Are you aware of the number of times you use the sensors embedded in your smartphone without even knowing it? Be it to tilt your smartphone to view an image in the landscape position, or to automatically deactivate the touchscreen while on a call, the sensors in your smartphone are always in action. These examples are barely the tip of the iceberg. Sensors have been a part of smartphone design since their inception. The current generation of smartphones are embedded with as many as 16 sensors, and each sensor is always active, receiving and sending signals, for use by apps or directly by users.
Posted by Joe Mariani
It’s not just for consumers and smart gadgets. Whether you call it the Internet of Things (IoT), Industry 4.0, Machine 2 Machine communication or any of the other names by which it goes, the connectivity of devices was among the most talked about technologies of 2015.i While many manufacturers and logistics providers have jumped on board and are using IoT to improve inventory visibility or flows through the production floor, there are still some hurdles to adoption. As we discussed in a recent article, the vast majority of IoT applications right now serve only to cut costs or increase efficiency. While the costs of sensors and computing have dropped in recent years, using IoT solely for cost cutting still may not be enough to justify the initial investment required.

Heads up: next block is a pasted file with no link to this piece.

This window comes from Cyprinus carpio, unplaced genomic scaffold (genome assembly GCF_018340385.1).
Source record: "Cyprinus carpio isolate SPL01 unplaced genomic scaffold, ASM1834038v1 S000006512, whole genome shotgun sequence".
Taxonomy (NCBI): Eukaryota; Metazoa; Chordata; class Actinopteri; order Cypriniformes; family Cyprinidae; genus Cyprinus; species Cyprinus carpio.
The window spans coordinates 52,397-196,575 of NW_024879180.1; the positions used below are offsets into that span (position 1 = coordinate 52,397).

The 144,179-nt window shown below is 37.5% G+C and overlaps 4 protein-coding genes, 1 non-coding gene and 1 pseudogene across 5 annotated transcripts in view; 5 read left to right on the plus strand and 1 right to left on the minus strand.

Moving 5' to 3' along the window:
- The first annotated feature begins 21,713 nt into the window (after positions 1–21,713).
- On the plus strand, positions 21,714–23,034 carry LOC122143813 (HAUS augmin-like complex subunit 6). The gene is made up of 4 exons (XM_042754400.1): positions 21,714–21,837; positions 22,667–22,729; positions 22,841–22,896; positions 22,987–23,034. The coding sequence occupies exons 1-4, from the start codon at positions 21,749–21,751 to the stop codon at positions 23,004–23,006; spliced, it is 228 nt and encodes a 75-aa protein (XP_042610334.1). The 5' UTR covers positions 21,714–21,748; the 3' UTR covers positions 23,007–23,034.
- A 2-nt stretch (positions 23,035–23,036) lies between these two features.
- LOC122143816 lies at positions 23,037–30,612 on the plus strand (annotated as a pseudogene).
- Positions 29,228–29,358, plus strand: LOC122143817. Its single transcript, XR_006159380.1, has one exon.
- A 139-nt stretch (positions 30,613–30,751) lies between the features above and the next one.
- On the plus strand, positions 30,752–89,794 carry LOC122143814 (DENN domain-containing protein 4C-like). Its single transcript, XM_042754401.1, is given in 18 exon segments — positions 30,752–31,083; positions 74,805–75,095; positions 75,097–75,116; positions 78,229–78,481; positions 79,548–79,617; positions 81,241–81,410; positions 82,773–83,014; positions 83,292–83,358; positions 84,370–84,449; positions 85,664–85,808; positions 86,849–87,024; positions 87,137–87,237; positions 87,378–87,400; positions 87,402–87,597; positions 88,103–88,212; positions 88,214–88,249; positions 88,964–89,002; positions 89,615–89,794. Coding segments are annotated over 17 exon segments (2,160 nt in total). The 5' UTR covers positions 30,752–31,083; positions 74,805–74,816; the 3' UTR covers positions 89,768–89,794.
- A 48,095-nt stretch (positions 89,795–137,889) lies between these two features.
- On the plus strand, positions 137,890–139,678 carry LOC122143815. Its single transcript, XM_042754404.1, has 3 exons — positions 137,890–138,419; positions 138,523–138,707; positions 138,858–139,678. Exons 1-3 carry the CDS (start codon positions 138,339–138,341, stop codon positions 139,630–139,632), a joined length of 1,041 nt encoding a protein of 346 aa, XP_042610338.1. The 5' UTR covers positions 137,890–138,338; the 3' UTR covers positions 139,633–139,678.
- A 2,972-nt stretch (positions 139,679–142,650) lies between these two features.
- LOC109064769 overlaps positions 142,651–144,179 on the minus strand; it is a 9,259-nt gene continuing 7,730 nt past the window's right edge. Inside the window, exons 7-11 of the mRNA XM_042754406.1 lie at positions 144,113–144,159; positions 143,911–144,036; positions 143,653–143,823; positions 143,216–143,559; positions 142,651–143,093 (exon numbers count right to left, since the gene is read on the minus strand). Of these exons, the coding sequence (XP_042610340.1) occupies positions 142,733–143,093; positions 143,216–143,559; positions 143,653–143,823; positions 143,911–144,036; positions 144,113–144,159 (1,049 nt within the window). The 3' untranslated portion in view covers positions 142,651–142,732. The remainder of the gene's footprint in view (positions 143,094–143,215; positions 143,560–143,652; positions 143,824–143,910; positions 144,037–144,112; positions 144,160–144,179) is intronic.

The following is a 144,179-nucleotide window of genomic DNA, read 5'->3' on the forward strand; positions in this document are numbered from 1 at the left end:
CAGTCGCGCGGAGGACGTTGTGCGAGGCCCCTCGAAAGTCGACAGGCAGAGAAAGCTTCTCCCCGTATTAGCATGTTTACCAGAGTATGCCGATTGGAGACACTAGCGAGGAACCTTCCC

Posted by Jonathan Holdowsky
A while ago, I came across a quote from Khalil Gibran—“Forgetfulness is a form of freedom.”
I was reminded of this notion when I recently attended a talk given by David Rose, technology entrepreneur and lecturer at the MIT Media Lab. There, Rose spoke about “GlowCaps”, a pill bottle he developed that is designed to send sound, light, and text reminders when the patient fails to take the medication at the prescribed time. GlowCaps is but one example of what Rose calls an “enchanted” object—everyday items endowed with the ability to serve human needs thanks to the connectivity technologies made possible by the Internet of Things (IoT).
Continue reading “When the ordinary becomes extraordinary: The ‘enchanted’ objects of David Rose”